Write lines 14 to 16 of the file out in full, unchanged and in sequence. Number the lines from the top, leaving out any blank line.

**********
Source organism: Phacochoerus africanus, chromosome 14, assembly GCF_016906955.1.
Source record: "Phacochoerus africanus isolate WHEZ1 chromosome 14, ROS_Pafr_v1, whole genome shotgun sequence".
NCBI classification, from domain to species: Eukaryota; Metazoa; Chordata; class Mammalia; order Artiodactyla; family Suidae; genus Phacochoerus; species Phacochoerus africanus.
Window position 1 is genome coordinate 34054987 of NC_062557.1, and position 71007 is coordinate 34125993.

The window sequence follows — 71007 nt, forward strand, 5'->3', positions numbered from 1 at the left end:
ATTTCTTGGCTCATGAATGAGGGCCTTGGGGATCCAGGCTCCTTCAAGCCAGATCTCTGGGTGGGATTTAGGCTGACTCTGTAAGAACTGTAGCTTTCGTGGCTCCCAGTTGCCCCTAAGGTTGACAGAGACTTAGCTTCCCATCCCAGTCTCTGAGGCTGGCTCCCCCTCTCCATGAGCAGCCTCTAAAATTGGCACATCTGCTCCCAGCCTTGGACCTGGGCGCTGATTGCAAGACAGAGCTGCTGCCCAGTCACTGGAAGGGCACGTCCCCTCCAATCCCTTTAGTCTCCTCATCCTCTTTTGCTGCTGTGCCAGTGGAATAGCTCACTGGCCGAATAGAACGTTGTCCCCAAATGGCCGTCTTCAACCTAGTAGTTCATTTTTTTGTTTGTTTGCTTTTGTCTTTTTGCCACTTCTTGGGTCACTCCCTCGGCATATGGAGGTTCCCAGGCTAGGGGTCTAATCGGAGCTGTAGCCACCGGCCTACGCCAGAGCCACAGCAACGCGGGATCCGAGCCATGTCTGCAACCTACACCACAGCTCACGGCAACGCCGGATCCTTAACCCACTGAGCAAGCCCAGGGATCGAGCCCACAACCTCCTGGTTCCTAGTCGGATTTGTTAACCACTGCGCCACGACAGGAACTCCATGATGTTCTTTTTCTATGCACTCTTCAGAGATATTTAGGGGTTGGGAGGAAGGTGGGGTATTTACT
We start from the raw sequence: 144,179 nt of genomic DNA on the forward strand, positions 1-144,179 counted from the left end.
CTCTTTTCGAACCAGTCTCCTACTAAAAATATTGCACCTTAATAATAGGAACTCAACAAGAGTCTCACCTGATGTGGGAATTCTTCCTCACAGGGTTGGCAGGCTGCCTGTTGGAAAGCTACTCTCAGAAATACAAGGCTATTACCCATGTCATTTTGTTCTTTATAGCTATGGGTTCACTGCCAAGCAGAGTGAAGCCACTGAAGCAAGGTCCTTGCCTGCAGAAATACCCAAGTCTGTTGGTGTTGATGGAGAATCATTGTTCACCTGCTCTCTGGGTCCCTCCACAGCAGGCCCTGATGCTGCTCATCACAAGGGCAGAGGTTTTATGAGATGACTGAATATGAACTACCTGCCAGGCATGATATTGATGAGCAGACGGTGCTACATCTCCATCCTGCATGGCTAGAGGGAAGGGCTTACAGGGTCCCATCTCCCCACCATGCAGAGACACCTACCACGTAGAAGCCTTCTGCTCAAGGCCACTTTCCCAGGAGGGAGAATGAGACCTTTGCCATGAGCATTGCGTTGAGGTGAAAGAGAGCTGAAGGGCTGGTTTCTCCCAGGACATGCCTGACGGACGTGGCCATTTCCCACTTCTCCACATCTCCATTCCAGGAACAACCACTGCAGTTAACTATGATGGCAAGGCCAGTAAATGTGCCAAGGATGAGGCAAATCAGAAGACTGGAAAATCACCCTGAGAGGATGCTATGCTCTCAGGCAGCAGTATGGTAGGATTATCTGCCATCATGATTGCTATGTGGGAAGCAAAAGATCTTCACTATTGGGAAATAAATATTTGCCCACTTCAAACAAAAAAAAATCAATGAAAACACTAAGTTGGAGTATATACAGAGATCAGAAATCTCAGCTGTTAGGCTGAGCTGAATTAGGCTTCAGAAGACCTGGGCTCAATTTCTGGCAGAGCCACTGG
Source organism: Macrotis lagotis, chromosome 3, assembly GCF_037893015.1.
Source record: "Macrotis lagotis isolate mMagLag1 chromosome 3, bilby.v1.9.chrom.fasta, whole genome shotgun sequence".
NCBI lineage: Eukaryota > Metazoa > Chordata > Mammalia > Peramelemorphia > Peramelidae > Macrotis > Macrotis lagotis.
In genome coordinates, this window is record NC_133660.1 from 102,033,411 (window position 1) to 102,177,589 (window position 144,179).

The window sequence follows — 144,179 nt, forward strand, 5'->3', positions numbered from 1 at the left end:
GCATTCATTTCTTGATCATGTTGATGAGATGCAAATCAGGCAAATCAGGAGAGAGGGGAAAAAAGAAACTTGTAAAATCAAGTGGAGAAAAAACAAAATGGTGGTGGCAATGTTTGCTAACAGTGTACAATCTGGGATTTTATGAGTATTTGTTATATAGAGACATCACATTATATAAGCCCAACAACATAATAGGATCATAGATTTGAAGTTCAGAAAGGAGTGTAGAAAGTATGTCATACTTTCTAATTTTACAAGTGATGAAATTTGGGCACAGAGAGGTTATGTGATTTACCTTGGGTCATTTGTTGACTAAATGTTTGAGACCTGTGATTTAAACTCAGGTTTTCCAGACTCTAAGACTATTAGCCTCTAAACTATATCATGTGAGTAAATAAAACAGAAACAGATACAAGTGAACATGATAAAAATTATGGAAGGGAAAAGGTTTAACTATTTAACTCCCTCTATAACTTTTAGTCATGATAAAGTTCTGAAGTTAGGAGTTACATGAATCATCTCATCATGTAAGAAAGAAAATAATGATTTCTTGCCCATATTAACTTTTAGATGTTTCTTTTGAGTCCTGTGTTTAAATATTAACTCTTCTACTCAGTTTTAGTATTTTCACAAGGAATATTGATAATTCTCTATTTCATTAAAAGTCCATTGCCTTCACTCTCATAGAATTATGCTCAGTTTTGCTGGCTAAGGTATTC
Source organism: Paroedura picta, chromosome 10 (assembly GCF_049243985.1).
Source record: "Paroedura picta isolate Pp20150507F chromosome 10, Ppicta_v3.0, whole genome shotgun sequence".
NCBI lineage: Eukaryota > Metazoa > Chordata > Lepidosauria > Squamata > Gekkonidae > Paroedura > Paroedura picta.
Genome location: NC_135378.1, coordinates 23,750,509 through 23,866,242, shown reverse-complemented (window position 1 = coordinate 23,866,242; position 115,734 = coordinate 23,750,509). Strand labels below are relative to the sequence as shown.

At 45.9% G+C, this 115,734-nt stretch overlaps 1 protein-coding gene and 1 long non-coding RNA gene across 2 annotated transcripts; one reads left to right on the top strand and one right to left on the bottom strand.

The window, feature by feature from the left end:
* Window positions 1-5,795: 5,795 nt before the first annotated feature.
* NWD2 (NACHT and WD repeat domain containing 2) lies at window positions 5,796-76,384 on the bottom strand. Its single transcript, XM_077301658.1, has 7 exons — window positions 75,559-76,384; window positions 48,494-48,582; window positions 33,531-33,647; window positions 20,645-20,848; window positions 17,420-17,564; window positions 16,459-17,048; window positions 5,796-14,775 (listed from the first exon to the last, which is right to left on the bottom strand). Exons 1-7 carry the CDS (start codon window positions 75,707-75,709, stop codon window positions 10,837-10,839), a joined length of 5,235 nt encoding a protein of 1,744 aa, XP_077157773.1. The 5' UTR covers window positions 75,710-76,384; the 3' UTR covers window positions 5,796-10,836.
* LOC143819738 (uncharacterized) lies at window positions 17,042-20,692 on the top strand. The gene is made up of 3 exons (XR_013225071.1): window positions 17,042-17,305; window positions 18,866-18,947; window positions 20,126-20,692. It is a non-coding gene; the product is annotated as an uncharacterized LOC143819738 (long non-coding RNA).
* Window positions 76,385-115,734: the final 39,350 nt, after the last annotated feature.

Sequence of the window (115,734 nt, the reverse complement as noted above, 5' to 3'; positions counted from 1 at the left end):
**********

GCATTCATTTCTTGATCATGTTGATGAGATGCAAATCAGGCAAATCAGGAGAGAGGGGAAAAAAGAAACTTGTAAAATCAAGTGGAGAAAAAACAAAATGGTGGTGGCAATGTTTGCTAACAGTGTACAATCTGGGATTTTATGAGTATTTGTTATATAGAGACATCACATTATATAAGCCCAACAACATAATAGGATCATAGATTTGAAGTTCAGAAAGGAGTGTAGAAAGTATGTCATACTTTCTAATTTTACAAGTGATGAAATTTGGGCACAGAGAGGTTATGTGATTTACCTTGGGTCATTTGTTGACTAAATGTTTGAGACCTGTGATTTAAACTCAGGTTTTCCAGACTCTAAGACTATTAGCCTCTAAACTATATCATGTGAGTAAATAAAACAGAAACAGATACAAGTGAACATGATAAAAATTATGGAAGGGAAAAGGTTTAACTATTTAACTCCCTCTATAACTTTTAGTCATGATAAAGTTCTGAAGTTAGGAGTTACATGAATCATCTCATCATGTAAGAAAGAAAATAATGATTTCTTGCCCATATTAACTTTTAGATGTTTCTTTTGAGTCCTGTGTTTAAATATTAACTCTTCTACTCAGTTTTAGTATTTTCACAAGGAATATTGATAATTCTCTATTTCATTAAAAGTCCATTGCCTTCACTCTCATAGAATTATGCTCAGTTTTGCTGGCTAAGGTATTC
Source organism: Paroedura picta, chromosome 10 (assembly GCF_049243985.1).
Source record: "Paroedura picta isolate Pp20150507F chromosome 10, Ppicta_v3.0, whole genome shotgun sequence".